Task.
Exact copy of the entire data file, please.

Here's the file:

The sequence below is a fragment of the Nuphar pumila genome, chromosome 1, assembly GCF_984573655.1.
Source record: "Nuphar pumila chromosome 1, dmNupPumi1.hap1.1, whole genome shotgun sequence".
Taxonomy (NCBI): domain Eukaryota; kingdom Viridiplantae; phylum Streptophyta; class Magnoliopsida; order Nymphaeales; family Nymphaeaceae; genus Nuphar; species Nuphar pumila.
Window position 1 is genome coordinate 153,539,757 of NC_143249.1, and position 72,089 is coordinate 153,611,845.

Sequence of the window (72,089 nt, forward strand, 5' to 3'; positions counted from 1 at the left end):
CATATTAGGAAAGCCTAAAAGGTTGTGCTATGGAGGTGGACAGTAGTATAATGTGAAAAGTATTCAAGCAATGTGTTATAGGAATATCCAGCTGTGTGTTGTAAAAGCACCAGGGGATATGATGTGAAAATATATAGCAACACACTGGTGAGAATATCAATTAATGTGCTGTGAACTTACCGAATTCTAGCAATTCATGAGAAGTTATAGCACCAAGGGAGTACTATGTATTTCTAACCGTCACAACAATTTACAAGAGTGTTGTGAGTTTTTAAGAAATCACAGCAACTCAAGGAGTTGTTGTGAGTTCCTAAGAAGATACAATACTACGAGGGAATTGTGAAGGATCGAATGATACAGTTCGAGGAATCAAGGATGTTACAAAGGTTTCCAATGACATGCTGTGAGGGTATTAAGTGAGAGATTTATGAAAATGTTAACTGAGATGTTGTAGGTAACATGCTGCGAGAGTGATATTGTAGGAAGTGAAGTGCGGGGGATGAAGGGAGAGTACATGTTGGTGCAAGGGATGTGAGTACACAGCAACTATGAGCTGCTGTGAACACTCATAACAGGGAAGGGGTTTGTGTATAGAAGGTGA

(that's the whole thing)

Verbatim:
The sequence below is a fragment of the Nuphar pumila genome, chromosome 1, assembly GCF_984573655.1.
Source record: "Nuphar pumila chromosome 1, dmNupPumi1.hap1.1, whole genome shotgun sequence".
Taxonomy (NCBI): domain Eukaryota; kingdom Viridiplantae; phylum Streptophyta; class Magnoliopsida; order Nymphaeales; family Nymphaeaceae; genus Nuphar; species Nuphar pumila.
Window position 1 is genome coordinate 153,539,757 of NC_143249.1, and position 72,089 is coordinate 153,611,845.

Sequence of the window (72,089 nt, forward strand, 5' to 3'; positions counted from 1 at the left end):
CATATTAGGAAAGCCTAAAAGGTTGTGCTATGGAGGTGGACAGTAGTATAATGTGAAAAGTATTCAAGCAATGTGTTATAGGAATATCCAGCTGTGTGTTGTAAAAGCACCAGGGGATATGATGTGAAAATATATAGCAACACACTGGTGAGAATATCAATTAATGTGCTGTGAACTTACCGAATTCTAGCAATTCATGAGAAGTTATAGCACCAAGGGAGTACTATGTATTTCTAACCGTCACAACAATTTACAAGAGTGTTGTGAGTTTTTAAGAAATCACAGCAACTCAAGGAGTTGTTGTGAGTTCCTAAGAAGATACAATACTACGAGGGAATTGTGAAGGATCGAATGATACAGTTCGAGGAATCAAGGATGTTACAAAGGTTTCCAATGACATGCTGTGAGGGTATTAAGTGAGAGATTTATGAAAATGTTAACTGAGATGTTGTAGGTAACATGCTGCGAGAGTGATATTGTAGGAAGTGAAGTGCGGGGGATGAAGGGAGAGTACATGTTGGTGCAAGGGATGTGAGTACACAGCAACTATGAGCTGCTGTGAACACTCATAACAGGGAAGGGGTTTGTGTATAGAAGGTGA